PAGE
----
Did I mention that it’s a one-pot meal? The basic ingredients and easy prep definitely make this recipe a keeper for any night of the week. 

Chicken, veg, and potatoes? Yes, please!

Oven-Roasted Chicken Breast with Romanesco Broccoli and Potatoes

Time: 45 Minutes
Serves 4

1 tbsp sriracha
1 tbsp Dijon mustard
2 tbsp Worcestershire sauce
Juice of one orange
4 skin-on boneless chicken breasts
2 tbsp olive oil
1 red bell pepper, diced
1 medium red onion, 1/4-inch slices
1 carrot, diced
2 stalks of celery, diced
1 head romanesco broccoli, broken into florets
4-inch piece daikon and/or Japanese, cut into 1/4-inch slices
2 Yukon gold potatoes, ¼-inch slices
10 birdseye chilies, roughly chopped
kosher salt and freshly ground black pepper

Preheat the oven to 450°. Make the marinade: In a large bowl, combine the sriracha, Dijon mustard, and Worcestershire sauce. Whisk in the orange juice.  Season the chicken on both sides with salt and add to the marinade.

Heat a cast iron pan large enough to hold chicken over high heat. Add the oil and swirl to coat the pan. Add chicken (reserving marinade) skin-side down and cook for about 6 to 7 minutes until the skin is a golden brown. Turn chicken over and cook for another 5 to 6 minutes. Transfer to a plate and set aside.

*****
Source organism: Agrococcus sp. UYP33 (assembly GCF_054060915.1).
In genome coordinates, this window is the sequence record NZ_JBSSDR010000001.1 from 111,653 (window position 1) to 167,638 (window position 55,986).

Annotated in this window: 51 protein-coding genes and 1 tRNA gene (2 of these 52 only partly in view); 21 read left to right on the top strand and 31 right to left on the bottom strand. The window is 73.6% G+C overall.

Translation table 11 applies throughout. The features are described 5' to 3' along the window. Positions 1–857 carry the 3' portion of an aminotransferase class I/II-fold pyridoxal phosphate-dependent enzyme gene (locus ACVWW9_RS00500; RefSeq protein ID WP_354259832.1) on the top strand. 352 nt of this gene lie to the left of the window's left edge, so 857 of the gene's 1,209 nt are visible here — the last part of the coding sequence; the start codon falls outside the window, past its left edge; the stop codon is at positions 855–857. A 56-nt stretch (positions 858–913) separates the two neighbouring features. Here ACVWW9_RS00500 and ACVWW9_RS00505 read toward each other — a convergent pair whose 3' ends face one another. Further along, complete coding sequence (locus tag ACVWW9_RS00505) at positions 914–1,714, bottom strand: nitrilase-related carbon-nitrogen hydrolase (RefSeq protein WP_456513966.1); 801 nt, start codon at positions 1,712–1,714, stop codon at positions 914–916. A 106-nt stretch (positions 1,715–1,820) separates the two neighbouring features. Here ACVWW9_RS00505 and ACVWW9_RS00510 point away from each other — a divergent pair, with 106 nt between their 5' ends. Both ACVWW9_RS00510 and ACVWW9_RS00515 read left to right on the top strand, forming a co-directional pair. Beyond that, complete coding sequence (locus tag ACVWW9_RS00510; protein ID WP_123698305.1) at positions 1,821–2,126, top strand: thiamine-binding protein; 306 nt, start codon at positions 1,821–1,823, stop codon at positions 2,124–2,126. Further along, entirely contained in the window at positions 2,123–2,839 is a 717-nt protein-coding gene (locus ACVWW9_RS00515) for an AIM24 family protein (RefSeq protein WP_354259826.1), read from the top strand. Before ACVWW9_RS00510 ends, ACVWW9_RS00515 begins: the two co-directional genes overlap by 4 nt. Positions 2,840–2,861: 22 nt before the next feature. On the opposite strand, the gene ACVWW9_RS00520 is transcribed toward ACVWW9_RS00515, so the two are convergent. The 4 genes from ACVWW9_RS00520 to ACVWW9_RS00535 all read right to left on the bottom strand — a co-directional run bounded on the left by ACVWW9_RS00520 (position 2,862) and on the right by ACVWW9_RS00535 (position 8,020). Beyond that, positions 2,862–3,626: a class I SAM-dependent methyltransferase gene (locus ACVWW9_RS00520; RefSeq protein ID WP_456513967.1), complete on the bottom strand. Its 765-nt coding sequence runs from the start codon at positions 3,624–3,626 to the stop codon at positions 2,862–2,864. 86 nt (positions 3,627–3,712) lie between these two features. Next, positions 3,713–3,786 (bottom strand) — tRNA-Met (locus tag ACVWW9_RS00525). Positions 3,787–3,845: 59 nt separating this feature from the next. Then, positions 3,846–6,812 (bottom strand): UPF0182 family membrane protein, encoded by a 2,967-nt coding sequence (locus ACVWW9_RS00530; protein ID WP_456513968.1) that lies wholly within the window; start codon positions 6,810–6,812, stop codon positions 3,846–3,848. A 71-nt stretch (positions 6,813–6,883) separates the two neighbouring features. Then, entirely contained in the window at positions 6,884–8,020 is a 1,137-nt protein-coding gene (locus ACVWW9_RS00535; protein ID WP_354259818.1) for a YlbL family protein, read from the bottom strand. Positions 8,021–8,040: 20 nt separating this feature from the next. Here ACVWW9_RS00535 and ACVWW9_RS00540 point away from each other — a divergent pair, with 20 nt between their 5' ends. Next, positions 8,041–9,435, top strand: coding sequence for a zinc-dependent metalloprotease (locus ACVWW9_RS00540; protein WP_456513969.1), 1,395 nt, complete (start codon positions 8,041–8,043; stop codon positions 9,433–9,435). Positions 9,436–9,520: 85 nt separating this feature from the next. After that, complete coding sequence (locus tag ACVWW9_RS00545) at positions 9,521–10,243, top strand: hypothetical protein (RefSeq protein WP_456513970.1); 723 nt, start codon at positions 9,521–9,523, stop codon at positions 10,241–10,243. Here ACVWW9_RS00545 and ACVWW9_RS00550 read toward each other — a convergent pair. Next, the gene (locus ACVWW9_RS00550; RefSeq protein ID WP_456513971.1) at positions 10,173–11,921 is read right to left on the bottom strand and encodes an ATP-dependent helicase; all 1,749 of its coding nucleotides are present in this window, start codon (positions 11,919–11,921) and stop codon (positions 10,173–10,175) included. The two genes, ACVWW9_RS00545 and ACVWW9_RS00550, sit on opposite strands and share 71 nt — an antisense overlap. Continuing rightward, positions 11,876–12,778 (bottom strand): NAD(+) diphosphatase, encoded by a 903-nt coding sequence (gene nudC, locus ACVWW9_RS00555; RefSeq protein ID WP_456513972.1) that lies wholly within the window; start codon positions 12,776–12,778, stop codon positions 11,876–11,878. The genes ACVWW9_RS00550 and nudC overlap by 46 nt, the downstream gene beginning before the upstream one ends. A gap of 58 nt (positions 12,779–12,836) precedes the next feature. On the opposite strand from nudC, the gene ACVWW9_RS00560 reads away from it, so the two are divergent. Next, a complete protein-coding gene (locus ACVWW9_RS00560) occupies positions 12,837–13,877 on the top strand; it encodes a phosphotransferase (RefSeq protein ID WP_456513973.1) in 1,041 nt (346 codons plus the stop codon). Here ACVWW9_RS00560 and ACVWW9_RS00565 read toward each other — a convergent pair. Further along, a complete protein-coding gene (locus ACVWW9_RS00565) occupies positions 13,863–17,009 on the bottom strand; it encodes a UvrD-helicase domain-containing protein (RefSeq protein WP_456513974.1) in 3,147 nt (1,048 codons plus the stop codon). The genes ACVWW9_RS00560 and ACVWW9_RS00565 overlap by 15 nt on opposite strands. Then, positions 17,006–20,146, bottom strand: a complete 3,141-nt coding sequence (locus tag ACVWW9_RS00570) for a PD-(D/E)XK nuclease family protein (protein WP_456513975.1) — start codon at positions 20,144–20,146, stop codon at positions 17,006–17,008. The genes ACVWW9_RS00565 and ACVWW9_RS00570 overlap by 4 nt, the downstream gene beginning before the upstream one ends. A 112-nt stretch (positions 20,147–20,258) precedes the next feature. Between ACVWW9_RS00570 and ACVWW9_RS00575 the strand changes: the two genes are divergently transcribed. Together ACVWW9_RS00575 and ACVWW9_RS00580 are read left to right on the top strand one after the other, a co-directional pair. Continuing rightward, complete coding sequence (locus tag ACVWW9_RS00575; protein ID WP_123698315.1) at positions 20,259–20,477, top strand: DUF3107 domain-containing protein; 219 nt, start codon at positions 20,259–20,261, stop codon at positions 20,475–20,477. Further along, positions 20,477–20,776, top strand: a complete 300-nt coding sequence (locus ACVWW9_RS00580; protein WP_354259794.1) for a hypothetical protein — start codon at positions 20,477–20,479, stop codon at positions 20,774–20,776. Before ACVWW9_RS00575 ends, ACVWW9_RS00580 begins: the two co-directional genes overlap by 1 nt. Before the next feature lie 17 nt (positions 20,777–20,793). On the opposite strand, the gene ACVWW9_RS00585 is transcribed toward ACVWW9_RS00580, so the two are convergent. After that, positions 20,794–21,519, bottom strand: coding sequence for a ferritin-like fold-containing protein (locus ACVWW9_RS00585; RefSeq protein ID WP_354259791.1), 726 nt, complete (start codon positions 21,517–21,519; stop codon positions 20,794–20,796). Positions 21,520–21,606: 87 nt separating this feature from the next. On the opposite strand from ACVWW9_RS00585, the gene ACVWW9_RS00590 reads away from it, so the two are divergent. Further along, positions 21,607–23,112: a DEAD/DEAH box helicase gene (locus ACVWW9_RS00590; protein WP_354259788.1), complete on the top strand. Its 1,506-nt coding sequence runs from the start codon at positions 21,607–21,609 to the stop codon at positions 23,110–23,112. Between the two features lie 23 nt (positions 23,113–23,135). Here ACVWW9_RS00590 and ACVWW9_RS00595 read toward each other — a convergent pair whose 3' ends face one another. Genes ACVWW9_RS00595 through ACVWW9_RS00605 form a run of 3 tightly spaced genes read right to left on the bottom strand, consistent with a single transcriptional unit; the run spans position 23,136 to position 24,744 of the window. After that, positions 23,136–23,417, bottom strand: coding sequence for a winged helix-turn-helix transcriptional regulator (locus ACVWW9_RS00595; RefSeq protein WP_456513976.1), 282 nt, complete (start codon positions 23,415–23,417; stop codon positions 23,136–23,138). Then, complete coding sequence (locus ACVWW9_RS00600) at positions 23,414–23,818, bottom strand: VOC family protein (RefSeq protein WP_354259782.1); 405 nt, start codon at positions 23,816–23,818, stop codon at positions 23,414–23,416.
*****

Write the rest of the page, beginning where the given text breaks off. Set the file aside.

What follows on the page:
To the same pan, add the red pepper, red onion, carrots, celery, romanesco broccoli, daikon, potatoes, and chilies and toss to combine. Season with salt and freshly ground black pepper. Add 3/4 cup of the reserved marinade and cook over medium heat for 10 minutes until vegetables have softened, but are still al dente.

Return the chicken to the pan on top of the vegetables and place in the oven. Pour over remaining marinade. Cook about 15 minutes until the chicken is cooked through and has reached an internal temperature of 165F. Serve right from the pan. 

Fusilloni Pasta with with Tomatoes, Cauliflower, Arugula, and Salami

I like pasta made of all different shapes and sizes. But recently, I’ve really been digging whole-grain pasta. We’ve all had whole-wheat spaghetti in the past that was terrible, right? Well, I'm happy to report that the pasta world has come a long way as far as innovating ways to make one whole-grain noodles healthier and tastier.